Furthermore, the labour market is imbalanced. For instance, in the US, a record 4.5 million Americans resigned from their jobs in November and pushed the quits rate up to 3%, the highest level since the data were first published in 2000 (Bureau of Labor Statistics, January 2022). This unprecedented level suggests a lingering struggle for employers to retain talent, adding to concerns over wage inflation. Globally, unemployment rates in most countries remain above their pre-pandemic levels and hours worked have only partially recovered. Yet businesses in a number of sectors have difficulty recruiting workers, in part explained by a skills mismatch. A shortage of workers in different sectors also reflects a decline in labour force participation rates in several countries as some people decided to retire while childcare or health problems have led others to exit the labour market. In fact, whether or not the balance of power between capital and labour has changed for good, the pandemic will have sparked many changes.

That said, the December Markit manufacturing survey has sent tentative signs that supply constraints might have started to abate. After reaching an all-time high in October, the global delivery times sub-index indicated a reduction in delays, and it is now back to the levels seen last May. What’s more, the improvement aligns with fading price pressures, as the output price sub-index fell for a second month and, although still elevated, is now back to its lowest level since April.

Risks rising from less accommodative policies


Overall, the impacts of Omicron – and the possibility of new variants – are still unknown, but investors are optimistic policymakers will remain committed to containing any negative repercussions on the economy. However, the inflation outlook is uncertain and central bankers have been forced to tighten monetary policies in the face of rampant price pressures. The risk is that the global economy is hit by a ’rates shock’ in 2022, following the ’inflation shock’ of 2021 and the ’growth shock’ of 2020.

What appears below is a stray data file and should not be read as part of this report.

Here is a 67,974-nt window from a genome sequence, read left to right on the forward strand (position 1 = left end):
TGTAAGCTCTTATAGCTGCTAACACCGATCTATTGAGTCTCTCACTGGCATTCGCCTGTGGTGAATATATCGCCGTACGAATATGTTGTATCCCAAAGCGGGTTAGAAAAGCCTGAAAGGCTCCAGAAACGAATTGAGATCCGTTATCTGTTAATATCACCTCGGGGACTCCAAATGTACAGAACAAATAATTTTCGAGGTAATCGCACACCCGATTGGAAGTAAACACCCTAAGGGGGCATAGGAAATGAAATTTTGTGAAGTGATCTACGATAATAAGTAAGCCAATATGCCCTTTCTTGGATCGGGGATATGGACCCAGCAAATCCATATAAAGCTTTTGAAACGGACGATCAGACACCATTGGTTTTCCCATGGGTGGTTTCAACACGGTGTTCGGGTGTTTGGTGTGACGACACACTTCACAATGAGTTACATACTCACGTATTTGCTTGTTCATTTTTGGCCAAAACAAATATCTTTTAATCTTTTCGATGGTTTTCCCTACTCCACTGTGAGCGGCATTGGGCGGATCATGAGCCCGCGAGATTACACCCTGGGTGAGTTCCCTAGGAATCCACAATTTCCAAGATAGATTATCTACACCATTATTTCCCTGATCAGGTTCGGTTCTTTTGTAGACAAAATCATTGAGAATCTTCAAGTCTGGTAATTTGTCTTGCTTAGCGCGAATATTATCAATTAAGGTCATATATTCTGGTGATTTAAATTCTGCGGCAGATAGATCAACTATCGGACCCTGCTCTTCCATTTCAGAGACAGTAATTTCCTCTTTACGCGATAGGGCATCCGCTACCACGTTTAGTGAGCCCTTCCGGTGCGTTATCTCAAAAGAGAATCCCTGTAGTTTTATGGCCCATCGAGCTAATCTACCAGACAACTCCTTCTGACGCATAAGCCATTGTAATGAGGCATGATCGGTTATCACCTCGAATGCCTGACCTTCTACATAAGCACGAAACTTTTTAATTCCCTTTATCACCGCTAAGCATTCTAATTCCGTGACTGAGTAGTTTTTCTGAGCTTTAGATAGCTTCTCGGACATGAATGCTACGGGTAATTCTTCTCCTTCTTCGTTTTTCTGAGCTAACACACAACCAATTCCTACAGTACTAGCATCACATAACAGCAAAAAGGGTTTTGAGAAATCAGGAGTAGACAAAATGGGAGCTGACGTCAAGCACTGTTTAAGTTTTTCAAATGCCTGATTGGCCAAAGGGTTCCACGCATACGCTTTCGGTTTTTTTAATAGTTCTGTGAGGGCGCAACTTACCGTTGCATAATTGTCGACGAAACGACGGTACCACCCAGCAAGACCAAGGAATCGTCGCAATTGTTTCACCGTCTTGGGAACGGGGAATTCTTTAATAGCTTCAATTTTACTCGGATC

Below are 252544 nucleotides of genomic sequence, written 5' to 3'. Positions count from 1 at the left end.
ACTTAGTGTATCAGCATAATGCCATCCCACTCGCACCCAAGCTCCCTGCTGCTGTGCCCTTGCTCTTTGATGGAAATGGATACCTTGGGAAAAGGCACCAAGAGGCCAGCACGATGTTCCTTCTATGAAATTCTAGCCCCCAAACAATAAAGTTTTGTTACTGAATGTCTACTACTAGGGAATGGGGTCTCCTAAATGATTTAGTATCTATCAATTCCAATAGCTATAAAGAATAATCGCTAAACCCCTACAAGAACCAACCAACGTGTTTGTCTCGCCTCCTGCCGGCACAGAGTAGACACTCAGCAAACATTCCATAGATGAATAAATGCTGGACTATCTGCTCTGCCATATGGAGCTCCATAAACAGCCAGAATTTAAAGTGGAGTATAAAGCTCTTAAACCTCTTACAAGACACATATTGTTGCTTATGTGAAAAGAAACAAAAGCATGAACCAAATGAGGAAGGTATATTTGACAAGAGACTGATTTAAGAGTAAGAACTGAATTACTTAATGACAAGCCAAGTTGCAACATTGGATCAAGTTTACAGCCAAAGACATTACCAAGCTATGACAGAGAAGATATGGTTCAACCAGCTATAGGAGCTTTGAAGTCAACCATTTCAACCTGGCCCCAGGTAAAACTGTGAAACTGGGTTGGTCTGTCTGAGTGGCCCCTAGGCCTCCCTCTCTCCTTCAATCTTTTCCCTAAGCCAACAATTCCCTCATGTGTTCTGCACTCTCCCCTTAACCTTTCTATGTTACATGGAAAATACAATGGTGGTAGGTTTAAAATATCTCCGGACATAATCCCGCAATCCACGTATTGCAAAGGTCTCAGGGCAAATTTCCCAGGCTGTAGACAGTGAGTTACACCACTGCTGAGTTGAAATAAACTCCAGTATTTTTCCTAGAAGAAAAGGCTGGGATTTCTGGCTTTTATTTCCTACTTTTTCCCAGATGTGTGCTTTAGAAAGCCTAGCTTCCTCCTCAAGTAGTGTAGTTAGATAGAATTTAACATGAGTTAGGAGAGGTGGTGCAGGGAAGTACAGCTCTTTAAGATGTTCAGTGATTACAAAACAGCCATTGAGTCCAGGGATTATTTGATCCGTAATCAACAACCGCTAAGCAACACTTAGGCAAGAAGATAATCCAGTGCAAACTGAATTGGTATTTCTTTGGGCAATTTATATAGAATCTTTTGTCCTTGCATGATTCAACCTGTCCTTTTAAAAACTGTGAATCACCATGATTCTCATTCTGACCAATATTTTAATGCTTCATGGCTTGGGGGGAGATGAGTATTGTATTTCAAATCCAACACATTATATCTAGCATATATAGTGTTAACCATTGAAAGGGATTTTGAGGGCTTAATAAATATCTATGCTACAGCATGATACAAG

Indeed, most central banks in the emerging world, but also in some advanced economies such as Norway and the UK, have embarked on interest rate hiking cycles at a time when fiscal policy is on the verge of being less stimulative.

In the US, rates have remained at the zero lower bound, but the Fed delivered a hawkish message at its December meeting, doubling the pace of asset purchase tapering, which will bring forward the end of the programme to mid-March. Moreover, the median forecast for the fed funds rate now calls for three rate hikes in 2022 and some members went as far as arguing balance sheet reduction could start soon after the rate liftoff, adding a significant shrinkage might be appropriate. These adjustments reflect changes to the Fed’s economic expectations, with notably core PCE inflation revised up to 2.7% in 2022. This is a change from the prior estimate of 2.3% and after 4.4% in 2021 (Source: FOMC, December 2021). Furthermore, a falling unemployment rate was seen as evidence that the job market is rapidly approaching the maximum employment target and, accordingly, market participants expect the Fed could possibly start hiking rates as early as March if inflation move meaningfully higher.

Completed writing on 6 January 2022